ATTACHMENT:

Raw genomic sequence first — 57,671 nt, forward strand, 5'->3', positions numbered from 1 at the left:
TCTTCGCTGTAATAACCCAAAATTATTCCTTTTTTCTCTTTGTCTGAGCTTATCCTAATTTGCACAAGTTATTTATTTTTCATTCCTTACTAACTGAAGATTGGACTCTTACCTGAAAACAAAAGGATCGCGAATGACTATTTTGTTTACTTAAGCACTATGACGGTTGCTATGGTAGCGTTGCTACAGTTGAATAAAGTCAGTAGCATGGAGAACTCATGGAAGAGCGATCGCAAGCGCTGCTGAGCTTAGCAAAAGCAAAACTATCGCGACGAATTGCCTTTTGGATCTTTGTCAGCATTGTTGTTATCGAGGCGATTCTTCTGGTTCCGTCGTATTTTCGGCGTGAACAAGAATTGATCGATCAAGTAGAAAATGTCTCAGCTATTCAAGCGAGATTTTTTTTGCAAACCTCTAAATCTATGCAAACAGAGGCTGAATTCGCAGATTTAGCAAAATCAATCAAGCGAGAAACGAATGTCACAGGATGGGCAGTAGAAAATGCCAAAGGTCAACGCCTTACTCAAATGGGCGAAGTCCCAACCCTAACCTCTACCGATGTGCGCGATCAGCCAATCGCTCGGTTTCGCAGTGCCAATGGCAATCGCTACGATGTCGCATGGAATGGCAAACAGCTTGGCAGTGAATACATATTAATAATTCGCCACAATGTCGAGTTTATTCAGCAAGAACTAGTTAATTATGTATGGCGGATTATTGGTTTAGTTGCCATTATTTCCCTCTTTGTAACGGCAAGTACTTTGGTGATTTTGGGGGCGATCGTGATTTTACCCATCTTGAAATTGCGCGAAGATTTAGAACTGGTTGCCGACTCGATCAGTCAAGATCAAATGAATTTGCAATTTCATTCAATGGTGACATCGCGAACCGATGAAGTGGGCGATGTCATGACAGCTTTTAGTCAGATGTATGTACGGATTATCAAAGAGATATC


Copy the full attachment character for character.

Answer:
Raw genomic sequence first — 57,671 nt, forward strand, 5'->3', positions numbered from 1 at the left:
TCTTCGCTGTAATAACCCAAAATTATTCCTTTTTTCTCTTTGTCTGAGCTTATCCTAATTTGCACAAGTTATTTATTTTTCATTCCTTACTAACTGAAGATTGGACTCTTACCTGAAAACAAAAGGATCGCGAATGACTATTTTGTTTACTTAAGCACTATGACGGTTGCTATGGTAGCGTTGCTACAGTTGAATAAAGTCAGTAGCATGGAGAACTCATGGAAGAGCGATCGCAAGCGCTGCTGAGCTTAGCAAAAGCAAAACTATCGCGACGAATTGCCTTTTGGATCTTTGTCAGCATTGTTGTTATCGAGGCGATTCTTCTGGTTCCGTCGTATTTTCGGCGTGAACAAGAATTGATCGATCAAGTAGAAAATGTCTCAGCTATTCAAGCGAGATTTTTTTTGCAAACCTCTAAATCTATGCAAACAGAGGCTGAATTCGCAGATTTAGCAAAATCAATCAAGCGAGAAACGAATGTCACAGGATGGGCAGTAGAAAATGCCAAAGGTCAACGCCTTACTCAAATGGGCGAAGTCCCAACCCTAACCTCTACCGATGTGCGCGATCAGCCAATCGCTCGGTTTCGCAGTGCCAATGGCAATCGCTACGATGTCGCATGGAATGGCAAACAGCTTGGCAGTGAATACATATTAATAATTCGCCACAATGTCGAGTTTATTCAGCAAGAACTAGTTAATTATGTATGGCGGATTATTGGTTTAGTTGCCATTATTTCCCTCTTTGTAACGGCAAGTACTTTGGTGATTTTGGGGGCGATCGTGATTTTACCCATCTTGAAATTGCGCGAAGATTTAGAACTGGTTGCCGACTCGATCAGTCAAGATCAAATGAATTTGCAATTTCATTCAATGGTGACATCGCGAACCGATGAAGTGGGCGATGTCATGACAGCTTTTAGTCAGATGTATGTACGGATTATCAAAGAGATATC